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You would order your Self Tapping Screws to fit an 32 1/4" opening thus allowing the window to slide into the opening. The same idea works for the height as well. Measure the left side and right sides of your opening from the high point on the sill to (where the bottom sash sits when closed) and the top (where the top sash sits when closed).Take the smaller measurement of the two and that is your height Number the window openings as you measure them so if there are different sizes, you will know where they go when you get them. With all the measurements is hand, your off to the store. Once you have picked the style, color and price you want, the salesman will take the order. HINT: Ask the salesman for a delivery date. Try to get him/her to put in down on the receipt so you can keep track of the order. Depending on the time of year, windows can take weeks to arrive. No one will guarantee a date but this gives you some idea of when to start checking on them. Check the order form very carefully before you order or give a deposit check. Once ordered, they cannot be changed. Look for quantity, color, sizes and style. If your existing home has what are called 6 over 1 windows (6 small panes in upper sash, one large pane in lower sash), you may want to match that style. Windows do come in 1 over 1, 4 over 1, 4 over 2, 4 over 4, 1 over 1, you get the idea. There are countless combinations to choose from. I ordered several windows for a customer once and specified 2 over 2 style. The windows came with the muttin bar (the piece that separates the panes of glass) in a horizontal position not vertical. I had never seen that before but since I had not specified it exactly, the company would not take them back. Whatever type you order, make sure your order slip says that is what you are getting. Now sit back and wait for the windows.

PREPARATION-Tools required-Measuring tape, pencil, 2' and 4' levels if possible, razor knife, pry bar or "cats paw'", caulk gun, Phillips screwdriver, paper towels and nail punch. SAFETY GLASSES AND WORK GLOVES! Materials required-Windows, 4,6 and 8 penny bright finish nails, small tube wood putty, approximately 2 tubes of high grade exterior caulk in a color to match your window per window (depending on size), small Phillips wood screws, loose fiberglass insulation.

Remove all interior window blinds, shades and curtains and put to the side. Very carefully, using your razor knife, cut along the interior window trim and the wall if necessary and along the trims on the inside of the window frame. This will help prevent cracking the wood when you remove it. You are going to re-install these trims. Carefully and slowly, pry the trims loose watching for concealed nail heads (especially common style with a big head) that will crack your trims if you pry too hard. Most of the time the finish nails will simply pull through the trim and you can remove them later. Lay each piece of trim directly to the side of where you removed it. You cannot use it elsewhere. It won't fit! Remove or pull all the nails out at this point in time. We don't want a nail injury from a rusty protruding nail. With all the trims removed, look in the bottom corner of the frame and you will find a small wooden "door" held in place with a screw. The screw may be covered with paint so you may have to dig around a little. Doors are usually 6-8" high so start there. Remove the screw allowing you to pry the door out and reveal the inside of the window frame. Now lift the lower sash all the way up. Look inside the door, you should be able to see the end of the sash weight. If not, don't worry, the sash cord is just short.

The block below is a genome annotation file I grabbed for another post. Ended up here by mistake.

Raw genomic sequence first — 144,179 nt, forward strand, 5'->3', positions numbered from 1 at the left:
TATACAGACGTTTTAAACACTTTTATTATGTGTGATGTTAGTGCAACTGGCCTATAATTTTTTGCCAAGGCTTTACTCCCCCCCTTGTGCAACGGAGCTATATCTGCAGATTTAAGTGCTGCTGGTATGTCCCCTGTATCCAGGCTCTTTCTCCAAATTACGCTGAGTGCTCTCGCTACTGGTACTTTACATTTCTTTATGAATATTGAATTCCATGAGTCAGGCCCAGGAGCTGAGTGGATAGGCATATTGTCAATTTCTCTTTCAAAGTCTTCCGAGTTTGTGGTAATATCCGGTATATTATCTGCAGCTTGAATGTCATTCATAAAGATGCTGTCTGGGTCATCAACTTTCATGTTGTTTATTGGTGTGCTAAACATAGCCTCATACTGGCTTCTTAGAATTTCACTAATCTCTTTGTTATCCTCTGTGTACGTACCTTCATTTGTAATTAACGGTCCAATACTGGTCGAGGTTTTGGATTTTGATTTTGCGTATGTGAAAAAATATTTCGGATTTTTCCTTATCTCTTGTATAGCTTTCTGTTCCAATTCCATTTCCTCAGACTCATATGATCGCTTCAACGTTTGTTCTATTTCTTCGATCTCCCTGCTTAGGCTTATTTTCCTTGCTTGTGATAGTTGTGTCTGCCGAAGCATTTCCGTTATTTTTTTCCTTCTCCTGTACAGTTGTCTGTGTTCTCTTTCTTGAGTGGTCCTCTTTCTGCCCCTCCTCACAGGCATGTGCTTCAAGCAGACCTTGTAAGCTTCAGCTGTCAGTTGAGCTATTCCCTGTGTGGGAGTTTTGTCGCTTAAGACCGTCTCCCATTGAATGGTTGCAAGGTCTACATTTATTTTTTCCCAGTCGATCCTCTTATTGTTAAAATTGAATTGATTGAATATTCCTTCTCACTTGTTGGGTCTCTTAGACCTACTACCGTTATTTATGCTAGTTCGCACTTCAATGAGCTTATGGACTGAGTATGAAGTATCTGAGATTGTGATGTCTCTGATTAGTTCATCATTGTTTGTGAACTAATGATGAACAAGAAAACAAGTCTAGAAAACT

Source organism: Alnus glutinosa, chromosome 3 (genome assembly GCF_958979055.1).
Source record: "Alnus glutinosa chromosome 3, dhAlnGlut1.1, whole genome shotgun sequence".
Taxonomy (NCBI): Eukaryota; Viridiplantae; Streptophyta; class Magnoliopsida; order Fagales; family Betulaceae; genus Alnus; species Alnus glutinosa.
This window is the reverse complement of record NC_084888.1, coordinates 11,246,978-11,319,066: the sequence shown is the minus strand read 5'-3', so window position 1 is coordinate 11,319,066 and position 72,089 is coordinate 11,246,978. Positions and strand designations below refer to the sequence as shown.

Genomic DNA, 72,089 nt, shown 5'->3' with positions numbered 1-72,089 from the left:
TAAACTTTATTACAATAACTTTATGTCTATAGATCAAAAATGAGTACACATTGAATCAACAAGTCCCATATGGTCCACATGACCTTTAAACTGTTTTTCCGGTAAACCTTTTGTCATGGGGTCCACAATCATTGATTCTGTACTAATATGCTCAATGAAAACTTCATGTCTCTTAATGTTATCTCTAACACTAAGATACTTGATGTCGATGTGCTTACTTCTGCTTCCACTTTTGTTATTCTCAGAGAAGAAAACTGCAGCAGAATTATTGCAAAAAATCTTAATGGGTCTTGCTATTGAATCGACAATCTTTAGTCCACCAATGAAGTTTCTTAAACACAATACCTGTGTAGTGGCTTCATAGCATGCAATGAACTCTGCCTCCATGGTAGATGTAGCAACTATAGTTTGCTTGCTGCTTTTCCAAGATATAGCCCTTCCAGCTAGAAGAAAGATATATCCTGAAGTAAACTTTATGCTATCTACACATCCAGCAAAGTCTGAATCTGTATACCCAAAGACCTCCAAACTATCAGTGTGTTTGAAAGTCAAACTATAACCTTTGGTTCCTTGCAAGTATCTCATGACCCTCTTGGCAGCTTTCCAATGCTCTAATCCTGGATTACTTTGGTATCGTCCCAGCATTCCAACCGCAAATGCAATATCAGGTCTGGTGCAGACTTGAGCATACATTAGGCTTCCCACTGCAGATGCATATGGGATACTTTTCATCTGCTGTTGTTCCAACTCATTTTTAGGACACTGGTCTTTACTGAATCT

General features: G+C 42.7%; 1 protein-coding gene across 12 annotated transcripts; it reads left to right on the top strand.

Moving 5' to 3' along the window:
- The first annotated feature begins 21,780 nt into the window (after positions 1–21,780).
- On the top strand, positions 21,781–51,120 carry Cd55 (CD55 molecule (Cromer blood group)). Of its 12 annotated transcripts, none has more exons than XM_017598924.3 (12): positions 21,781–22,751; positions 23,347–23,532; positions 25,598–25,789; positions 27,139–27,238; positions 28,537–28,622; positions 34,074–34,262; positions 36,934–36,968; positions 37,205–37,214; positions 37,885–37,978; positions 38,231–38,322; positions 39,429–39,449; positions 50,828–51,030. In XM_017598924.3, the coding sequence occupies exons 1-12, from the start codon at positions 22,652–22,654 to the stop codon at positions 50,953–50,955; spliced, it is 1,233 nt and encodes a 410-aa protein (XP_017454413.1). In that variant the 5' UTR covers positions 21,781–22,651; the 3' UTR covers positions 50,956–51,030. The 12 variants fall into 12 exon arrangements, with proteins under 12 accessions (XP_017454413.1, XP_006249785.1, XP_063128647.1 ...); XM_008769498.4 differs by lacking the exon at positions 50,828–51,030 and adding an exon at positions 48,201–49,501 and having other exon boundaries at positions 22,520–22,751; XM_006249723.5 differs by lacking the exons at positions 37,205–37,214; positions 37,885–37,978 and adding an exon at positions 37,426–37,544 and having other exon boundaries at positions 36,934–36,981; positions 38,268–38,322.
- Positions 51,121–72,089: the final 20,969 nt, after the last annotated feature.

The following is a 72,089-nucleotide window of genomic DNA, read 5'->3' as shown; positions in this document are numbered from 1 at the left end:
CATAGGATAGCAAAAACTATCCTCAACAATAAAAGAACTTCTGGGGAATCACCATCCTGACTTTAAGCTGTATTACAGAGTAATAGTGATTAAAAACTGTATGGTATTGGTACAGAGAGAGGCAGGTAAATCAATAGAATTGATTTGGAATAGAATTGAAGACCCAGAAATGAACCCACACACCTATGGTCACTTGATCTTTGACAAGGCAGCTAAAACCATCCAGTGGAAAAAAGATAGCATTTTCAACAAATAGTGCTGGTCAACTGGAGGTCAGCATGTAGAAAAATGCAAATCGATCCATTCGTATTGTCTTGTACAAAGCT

Now using your pry bar, remove the wooden parting bead holding the sash in place. It runs the entire height of the opening and looks about 1/2" square. You will more than likely break it into a million pieces. You are not going to use this again anyway. Once one side is out, the sash will slide out of the opening. Hang onto it! Carefully remove the sash cord embedded in the pocket on top of the sash. The rope may be held in place with a small nail. Just remove it. You can let go of the cord as the knot will stop it at the pulley. Lay the sash to the side. It is junk. Now remove the second parting bead. Again, carefully pull the sash cord in far enough to cut the knot from the rope. When you let go this time the sash weight will crash to the bottom of the little door you opened. Reach in and remove it. Also junk. Continue until you have removed the inside parting beads (do not remove the outside two as the new window will rest against them as a stop), four sash weights, four pulleys, etc. leaving you a clean opening. Scrape any loose paint or gunk built up in the openings. Here's where you get to install some of that loose insulation. Stuff the pockets and any openings in the frames. The use of the expanding foam products is possible but be very careful. It does have the ability to actually bend or bow the Concrete Screws when it expands. There are now non-expanding types which you could also try. The goal is to leave no openings where outside air can infiltrate into your home causing drafts and loss of heat!

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